SUNRISE/SUNSET:  From Sunday, March 4, to Saturday, March 10, the sun will rise about 6:25 to 6:15 a.m. and set about 5:55 to 6 p.m. DAYLIGHT SAVINGS TIME BEGINS SUNDAY, MARCH 11, AT 2 A.M.; SET THE CLOCKS ONE HOUR FORWARD. From Sunday, March 11, to Saturday, March 17, St. Patrick’s Day, the sun will rise about 7:15 to 7:05 a.m. and set about 7:00 to 7:05 p.m.

WEATHER:  The National Weather Service forecasting office serving the Jersey Midlands is at


March 10, Saturday, 11 a.m. to 12:30 p.m., Ocean County — Science Saturday, talk on striped bass management and fishing by Brendan Harrison, a New Jersey Division of Fish and Wildlife fishing technician,at the Long Beach Island Foundation of Arts and Sciences, 120 Long Beach Boulevard, Loveladies, 08008, $5 for non-members. More information at telephone 609-494-1241.

March 10, Saturday, 9 a.m. to 4 p.m., Atlantic County:  29th Annual Pinelands Short Course at Stockton University, 101 Vera King Farris Drive, Galloway, 08205. More information at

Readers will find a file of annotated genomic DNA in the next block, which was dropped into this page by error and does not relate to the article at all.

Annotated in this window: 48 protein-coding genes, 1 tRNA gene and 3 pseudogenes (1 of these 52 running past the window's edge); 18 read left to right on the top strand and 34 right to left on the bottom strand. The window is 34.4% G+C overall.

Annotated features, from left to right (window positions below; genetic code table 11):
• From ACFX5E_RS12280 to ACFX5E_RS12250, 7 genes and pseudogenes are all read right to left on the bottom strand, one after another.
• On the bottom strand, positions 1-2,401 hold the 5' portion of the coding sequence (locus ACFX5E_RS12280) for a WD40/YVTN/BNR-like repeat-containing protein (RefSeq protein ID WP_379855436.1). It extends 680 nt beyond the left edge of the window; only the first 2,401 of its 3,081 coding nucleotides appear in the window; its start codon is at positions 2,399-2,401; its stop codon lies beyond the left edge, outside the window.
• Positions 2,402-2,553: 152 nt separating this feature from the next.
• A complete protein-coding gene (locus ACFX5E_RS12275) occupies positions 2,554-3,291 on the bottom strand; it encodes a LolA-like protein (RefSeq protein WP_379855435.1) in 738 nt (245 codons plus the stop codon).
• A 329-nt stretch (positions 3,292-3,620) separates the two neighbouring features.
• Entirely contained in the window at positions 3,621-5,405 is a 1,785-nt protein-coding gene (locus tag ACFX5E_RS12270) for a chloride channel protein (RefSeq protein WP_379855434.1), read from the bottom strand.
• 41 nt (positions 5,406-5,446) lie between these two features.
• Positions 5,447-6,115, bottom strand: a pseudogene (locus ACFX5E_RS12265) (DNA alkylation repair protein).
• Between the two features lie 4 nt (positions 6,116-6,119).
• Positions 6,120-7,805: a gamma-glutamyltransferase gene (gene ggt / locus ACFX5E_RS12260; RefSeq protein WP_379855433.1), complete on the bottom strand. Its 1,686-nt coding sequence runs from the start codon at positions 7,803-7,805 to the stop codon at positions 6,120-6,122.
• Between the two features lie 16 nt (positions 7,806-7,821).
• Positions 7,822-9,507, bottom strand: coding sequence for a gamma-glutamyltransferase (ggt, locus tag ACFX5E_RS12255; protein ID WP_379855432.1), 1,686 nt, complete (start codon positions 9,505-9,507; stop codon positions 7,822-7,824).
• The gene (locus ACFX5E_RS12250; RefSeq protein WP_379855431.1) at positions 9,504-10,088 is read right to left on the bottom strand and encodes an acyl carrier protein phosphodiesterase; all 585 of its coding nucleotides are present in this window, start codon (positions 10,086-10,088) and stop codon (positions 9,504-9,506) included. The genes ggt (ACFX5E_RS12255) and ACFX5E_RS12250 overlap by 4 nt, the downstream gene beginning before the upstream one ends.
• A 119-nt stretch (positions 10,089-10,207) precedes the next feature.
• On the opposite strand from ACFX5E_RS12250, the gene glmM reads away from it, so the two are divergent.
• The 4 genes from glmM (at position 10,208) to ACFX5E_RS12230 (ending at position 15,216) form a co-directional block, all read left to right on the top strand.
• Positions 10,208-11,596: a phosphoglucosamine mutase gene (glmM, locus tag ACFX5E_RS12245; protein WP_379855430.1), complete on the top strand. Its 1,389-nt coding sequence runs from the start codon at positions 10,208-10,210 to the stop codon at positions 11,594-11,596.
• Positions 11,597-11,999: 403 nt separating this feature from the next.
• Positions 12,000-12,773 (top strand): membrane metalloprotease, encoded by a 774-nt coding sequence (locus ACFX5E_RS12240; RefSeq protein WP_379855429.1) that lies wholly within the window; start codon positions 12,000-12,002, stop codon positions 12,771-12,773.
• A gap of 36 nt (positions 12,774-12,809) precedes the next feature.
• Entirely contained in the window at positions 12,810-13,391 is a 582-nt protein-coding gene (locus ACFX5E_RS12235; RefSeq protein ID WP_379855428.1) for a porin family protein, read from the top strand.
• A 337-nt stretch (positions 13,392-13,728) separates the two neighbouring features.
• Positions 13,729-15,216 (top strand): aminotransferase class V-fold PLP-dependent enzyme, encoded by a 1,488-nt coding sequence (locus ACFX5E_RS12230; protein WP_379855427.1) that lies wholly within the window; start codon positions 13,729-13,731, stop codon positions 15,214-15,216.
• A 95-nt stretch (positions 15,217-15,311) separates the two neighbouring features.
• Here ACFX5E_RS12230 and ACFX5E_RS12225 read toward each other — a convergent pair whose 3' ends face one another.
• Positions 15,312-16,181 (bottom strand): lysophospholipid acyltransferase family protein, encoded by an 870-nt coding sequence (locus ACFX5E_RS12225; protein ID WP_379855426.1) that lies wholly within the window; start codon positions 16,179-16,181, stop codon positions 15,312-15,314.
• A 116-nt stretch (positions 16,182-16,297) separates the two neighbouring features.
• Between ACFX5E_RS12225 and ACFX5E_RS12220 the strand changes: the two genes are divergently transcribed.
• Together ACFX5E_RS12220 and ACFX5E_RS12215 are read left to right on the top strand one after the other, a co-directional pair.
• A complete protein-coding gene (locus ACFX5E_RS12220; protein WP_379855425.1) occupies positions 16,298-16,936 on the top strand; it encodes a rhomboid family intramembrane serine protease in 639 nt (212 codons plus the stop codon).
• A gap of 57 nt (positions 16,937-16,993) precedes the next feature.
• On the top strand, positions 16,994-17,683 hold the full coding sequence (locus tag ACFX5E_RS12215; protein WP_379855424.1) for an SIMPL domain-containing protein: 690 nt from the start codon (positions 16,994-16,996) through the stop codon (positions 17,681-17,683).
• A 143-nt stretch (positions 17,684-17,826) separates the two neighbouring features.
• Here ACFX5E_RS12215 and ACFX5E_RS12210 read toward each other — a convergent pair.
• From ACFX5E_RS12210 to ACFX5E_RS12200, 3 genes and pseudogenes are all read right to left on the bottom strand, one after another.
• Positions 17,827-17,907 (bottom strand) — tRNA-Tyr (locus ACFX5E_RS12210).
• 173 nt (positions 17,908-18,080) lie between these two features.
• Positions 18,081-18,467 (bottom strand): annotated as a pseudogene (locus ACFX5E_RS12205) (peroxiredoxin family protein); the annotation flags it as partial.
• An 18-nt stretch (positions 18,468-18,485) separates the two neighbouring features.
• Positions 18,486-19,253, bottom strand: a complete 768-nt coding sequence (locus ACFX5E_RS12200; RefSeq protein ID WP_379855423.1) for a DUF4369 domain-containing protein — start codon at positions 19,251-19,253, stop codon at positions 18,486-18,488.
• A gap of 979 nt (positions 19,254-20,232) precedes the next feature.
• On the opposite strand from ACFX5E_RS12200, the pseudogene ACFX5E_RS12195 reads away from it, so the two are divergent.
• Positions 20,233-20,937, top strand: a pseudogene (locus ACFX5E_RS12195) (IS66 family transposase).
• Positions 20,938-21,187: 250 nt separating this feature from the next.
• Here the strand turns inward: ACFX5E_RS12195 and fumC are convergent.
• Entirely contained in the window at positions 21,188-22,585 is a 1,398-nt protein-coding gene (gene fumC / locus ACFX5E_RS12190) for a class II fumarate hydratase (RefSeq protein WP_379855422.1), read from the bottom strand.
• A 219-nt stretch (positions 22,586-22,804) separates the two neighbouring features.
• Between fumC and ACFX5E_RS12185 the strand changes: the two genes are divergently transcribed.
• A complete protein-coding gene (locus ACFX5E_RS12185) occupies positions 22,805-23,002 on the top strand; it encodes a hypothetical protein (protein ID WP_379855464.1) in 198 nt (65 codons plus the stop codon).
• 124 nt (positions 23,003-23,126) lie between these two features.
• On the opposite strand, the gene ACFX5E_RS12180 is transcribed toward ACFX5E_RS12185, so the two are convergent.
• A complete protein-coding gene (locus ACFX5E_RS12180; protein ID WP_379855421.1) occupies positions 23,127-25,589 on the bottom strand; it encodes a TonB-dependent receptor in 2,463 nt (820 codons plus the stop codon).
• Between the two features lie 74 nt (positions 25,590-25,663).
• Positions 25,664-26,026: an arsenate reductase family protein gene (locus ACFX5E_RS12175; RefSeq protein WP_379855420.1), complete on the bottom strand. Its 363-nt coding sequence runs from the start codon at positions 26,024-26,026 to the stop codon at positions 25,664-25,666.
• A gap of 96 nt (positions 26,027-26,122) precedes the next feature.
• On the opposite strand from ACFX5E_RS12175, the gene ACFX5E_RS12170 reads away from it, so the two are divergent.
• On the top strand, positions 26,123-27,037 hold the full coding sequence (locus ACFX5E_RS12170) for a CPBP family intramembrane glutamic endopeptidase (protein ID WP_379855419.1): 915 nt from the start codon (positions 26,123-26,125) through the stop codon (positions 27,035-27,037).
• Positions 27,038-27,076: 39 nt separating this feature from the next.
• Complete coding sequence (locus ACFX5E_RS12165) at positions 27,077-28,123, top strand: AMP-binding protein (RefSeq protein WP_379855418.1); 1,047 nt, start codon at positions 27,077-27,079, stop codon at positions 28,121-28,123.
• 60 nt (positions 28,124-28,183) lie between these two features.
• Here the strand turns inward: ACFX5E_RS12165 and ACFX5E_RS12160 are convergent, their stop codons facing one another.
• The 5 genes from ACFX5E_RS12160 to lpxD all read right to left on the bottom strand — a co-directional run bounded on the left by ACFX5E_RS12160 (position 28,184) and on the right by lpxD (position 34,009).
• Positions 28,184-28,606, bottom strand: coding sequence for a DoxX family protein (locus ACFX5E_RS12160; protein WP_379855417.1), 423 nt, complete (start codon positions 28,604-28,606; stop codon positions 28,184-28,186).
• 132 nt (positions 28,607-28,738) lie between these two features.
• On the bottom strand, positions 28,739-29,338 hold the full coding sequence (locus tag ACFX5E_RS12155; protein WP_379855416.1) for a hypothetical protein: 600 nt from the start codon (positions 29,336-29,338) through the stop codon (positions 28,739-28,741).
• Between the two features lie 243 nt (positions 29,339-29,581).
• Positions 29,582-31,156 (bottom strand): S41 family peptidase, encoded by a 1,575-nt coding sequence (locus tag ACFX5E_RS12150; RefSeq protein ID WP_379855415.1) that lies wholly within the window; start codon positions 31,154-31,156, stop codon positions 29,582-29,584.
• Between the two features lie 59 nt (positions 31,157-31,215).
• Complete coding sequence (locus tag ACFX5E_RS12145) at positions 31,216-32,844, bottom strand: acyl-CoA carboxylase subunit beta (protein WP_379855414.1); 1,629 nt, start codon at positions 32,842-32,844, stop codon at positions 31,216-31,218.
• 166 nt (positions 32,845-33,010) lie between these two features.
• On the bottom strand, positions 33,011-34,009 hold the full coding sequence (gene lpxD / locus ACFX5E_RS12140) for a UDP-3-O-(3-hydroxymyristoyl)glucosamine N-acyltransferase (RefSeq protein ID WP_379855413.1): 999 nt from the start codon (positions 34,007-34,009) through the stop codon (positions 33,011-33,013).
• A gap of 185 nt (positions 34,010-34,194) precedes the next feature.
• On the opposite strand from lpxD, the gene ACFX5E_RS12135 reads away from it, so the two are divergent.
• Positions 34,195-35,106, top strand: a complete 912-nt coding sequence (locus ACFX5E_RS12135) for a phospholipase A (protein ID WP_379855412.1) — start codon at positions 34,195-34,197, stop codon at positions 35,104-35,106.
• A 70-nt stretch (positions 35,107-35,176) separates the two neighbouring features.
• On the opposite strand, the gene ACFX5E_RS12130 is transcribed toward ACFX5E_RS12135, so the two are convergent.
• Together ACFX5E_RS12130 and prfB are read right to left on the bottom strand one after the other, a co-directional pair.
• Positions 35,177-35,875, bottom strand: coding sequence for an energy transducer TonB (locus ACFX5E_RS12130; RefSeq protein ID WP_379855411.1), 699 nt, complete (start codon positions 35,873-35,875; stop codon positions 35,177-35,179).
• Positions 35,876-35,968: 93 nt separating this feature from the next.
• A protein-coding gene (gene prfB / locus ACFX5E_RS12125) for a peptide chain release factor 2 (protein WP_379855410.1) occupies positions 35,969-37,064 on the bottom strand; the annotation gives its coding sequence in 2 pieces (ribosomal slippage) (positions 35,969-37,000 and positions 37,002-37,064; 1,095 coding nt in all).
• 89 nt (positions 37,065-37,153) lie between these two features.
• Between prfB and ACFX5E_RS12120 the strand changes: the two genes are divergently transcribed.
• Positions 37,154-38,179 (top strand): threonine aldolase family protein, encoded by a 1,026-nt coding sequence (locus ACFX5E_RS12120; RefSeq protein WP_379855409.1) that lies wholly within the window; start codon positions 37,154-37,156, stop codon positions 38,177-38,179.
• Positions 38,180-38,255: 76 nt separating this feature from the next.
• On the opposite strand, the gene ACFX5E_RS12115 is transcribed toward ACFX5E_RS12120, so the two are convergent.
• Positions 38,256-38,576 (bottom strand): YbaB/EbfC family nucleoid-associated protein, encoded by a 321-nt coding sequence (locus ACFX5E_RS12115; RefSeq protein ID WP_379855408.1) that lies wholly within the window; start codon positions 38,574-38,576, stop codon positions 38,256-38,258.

March 11, Sunday, 11 a.m. to 4 p.m., Atlantic County:  13th Annual Lines on the Pines, a Pine Barrens day of the written word, spoken word, art, and the performing arts at Stockton University, 101 Vera King Farris Drive, Galloway, 08205. More information at

April 9 to 15, Monday to Sunday, Mercer County:  The annual Princeton Environmental Film Festival. Stand by for the specific schedule. This is a great event — not only showing environmental films, but some that are rather obscure. I try to go every year.

A gray squirrel, “Sciurus carolinensis,” in my backyard in Monroe, Middlesex County. 

     Joe Sapia, 61, is a lifelong resident of Monroe — in South Middlesex County, where his maternal family settled more than 100 years ago. He is a Pine Barrens naturalist and an organic gardener of vegetables and fruit, along with zinnias and roses. 

     He draws inspiration on the Pine Barrens around Helmetta from his mother, Sophie Onda Sapia, who lived her whole life in these Pines, and his Polish-immigrant grandmother, Annie Poznanski Onda.

     He gardens the same backyard plot as did his Grandma Annie and Italian-American father, Joe Sr. Both are inspirations for his food gardening. Ma inspires his rose gardening.

     Joe is a semi-retired print journalist of almost 40 years. His work also is at @JosephSapia on, along with on the Jersey Midlands page.

Copyright 2018 by Joseph Sapia